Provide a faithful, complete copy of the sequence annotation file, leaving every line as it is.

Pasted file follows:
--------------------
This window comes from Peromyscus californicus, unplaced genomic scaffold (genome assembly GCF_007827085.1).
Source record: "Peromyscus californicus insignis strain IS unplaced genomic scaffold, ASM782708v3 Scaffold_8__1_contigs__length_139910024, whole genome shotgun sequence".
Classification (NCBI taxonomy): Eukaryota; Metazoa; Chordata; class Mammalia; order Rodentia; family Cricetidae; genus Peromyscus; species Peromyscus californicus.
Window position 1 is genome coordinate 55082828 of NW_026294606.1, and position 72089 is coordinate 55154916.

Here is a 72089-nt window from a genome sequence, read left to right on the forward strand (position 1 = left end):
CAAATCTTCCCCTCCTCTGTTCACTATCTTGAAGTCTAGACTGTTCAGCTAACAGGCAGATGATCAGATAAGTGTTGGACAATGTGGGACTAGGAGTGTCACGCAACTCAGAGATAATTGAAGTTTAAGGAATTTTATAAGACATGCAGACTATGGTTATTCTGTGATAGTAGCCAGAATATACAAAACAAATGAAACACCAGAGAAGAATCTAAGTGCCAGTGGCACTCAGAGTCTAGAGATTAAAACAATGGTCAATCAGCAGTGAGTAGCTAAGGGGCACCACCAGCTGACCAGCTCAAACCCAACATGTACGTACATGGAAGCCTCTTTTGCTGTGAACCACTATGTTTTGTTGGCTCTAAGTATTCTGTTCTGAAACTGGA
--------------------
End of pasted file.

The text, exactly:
This window comes from Peromyscus californicus, unplaced genomic scaffold (genome assembly GCF_007827085.1).
Source record: "Peromyscus californicus insignis strain IS unplaced genomic scaffold, ASM782708v3 Scaffold_8__1_contigs__length_139910024, whole genome shotgun sequence".
Classification (NCBI taxonomy): Eukaryota; Metazoa; Chordata; class Mammalia; order Rodentia; family Cricetidae; genus Peromyscus; species Peromyscus californicus.
Window position 1 is genome coordinate 55082828 of NW_026294606.1, and position 72089 is coordinate 55154916.

Here is a 72089-nt window from a genome sequence, read left to right on the forward strand (position 1 = left end):
CAAATCTTCCCCTCCTCTGTTCACTATCTTGAAGTCTAGACTGTTCAGCTAACAGGCAGATGATCAGATAAGTGTTGGACAATGTGGGACTAGGAGTGTCACGCAACTCAGAGATAATTGAAGTTTAAGGAATTTTATAAGACATGCAGACTATGGTTATTCTGTGATAGTAGCCAGAATATACAAAACAAATGAAACACCAGAGAAGAATCTAAGTGCCAGTGGCACTCAGAGTCTAGAGATTAAAACAATGGTCAATCAGCAGTGAGTAGCTAAGGGGCACCACCAGCTGACCAGCTCAAACCCAACATGTACGTACATGGAAGCCTCTTTTGCTGTGAACCACTATGTTTTGTTGGCTCTAAGTATTCTGTTCTGAAACTGGA